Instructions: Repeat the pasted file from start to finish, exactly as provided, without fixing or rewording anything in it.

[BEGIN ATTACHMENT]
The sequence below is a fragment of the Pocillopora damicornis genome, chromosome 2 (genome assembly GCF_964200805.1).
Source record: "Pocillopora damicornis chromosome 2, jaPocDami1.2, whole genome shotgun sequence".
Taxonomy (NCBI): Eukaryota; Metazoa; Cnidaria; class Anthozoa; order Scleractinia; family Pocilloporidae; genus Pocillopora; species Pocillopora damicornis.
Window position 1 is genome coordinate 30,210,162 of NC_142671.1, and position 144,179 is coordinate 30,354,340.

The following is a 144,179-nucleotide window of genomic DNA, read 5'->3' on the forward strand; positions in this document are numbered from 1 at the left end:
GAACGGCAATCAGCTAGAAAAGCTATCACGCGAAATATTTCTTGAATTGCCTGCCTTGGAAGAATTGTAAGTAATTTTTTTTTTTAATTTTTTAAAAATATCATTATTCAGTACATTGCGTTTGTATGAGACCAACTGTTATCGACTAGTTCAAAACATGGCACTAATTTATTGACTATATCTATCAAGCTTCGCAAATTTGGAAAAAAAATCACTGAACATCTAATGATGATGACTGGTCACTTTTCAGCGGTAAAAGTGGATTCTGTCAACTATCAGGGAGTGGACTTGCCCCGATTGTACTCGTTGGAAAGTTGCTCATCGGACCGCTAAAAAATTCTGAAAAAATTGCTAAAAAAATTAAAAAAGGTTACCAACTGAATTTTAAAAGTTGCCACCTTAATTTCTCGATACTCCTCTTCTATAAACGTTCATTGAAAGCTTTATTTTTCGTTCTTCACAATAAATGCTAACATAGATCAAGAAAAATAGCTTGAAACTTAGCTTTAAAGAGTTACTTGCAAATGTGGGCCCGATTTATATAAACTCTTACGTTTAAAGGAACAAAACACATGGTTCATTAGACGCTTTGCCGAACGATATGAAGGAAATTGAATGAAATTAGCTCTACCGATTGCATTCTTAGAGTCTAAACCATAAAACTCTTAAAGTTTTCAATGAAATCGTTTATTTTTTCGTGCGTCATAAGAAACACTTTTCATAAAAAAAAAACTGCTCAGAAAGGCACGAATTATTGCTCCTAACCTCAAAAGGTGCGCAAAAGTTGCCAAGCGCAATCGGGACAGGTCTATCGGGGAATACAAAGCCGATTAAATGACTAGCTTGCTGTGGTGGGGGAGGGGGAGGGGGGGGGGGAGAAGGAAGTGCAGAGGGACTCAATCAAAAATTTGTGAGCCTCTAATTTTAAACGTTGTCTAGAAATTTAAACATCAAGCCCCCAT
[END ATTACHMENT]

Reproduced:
The sequence below is a fragment of the Pocillopora damicornis genome, chromosome 2 (genome assembly GCF_964200805.1).
Source record: "Pocillopora damicornis chromosome 2, jaPocDami1.2, whole genome shotgun sequence".
Taxonomy (NCBI): Eukaryota; Metazoa; Cnidaria; class Anthozoa; order Scleractinia; family Pocilloporidae; genus Pocillopora; species Pocillopora damicornis.
Window position 1 is genome coordinate 30,210,162 of NC_142671.1, and position 144,179 is coordinate 30,354,340.

The following is a 144,179-nucleotide window of genomic DNA, read 5'->3' on the forward strand; positions in this document are numbered from 1 at the left end:
GAACGGCAATCAGCTAGAAAAGCTATCACGCGAAATATTTCTTGAATTGCCTGCCTTGGAAGAATTGTAAGTAATTTTTTTTTTTAATTTTTTAAAAATATCATTATTCAGTACATTGCGTTTGTATGAGACCAACTGTTATCGACTAGTTCAAAACATGGCACTAATTTATTGACTATATCTATCAAGCTTCGCAAATTTGGAAAAAAAATCACTGAACATCTAATGATGATGACTGGTCACTTTTCAGCGGTAAAAGTGGATTCTGTCAACTATCAGGGAGTGGACTTGCCCCGATTGTACTCGTTGGAAAGTTGCTCATCGGACCGCTAAAAAATTCTGAAAAAATTGCTAAAAAAATTAAAAAAGGTTACCAACTGAATTTTAAAAGTTGCCACCTTAATTTCTCGATACTCCTCTTCTATAAACGTTCATTGAAAGCTTTATTTTTCGTTCTTCACAATAAATGCTAACATAGATCAAGAAAAATAGCTTGAAACTTAGCTTTAAAGAGTTACTTGCAAATGTGGGCCCGATTTATATAAACTCTTACGTTTAAAGGAACAAAACACATGGTTCATTAGACGCTTTGCCGAACGATATGAAGGAAATTGAATGAAATTAGCTCTACCGATTGCATTCTTAGAGTCTAAACCATAAAACTCTTAAAGTTTTCAATGAAATCGTTTATTTTTTCGTGCGTCATAAGAAACACTTTTCATAAAAAAAAAACTGCTCAGAAAGGCACGAATTATTGCTCCTAACCTCAAAAGGTGCGCAAAAGTTGCCAAGCGCAATCGGGACAGGTCTATCGGGGAATACAAAGCCGATTAAATGACTAGCTTGCTGTGGTGGGGGAGGGGGAGGGGGGGGGGGAGAAGGAAGTGCAGAGGGACTCAATCAAAAATTTGTGAGCCTCTAATTTTAAACGTTGTCTAGAAATTTAAACATCAAGCCCCCAT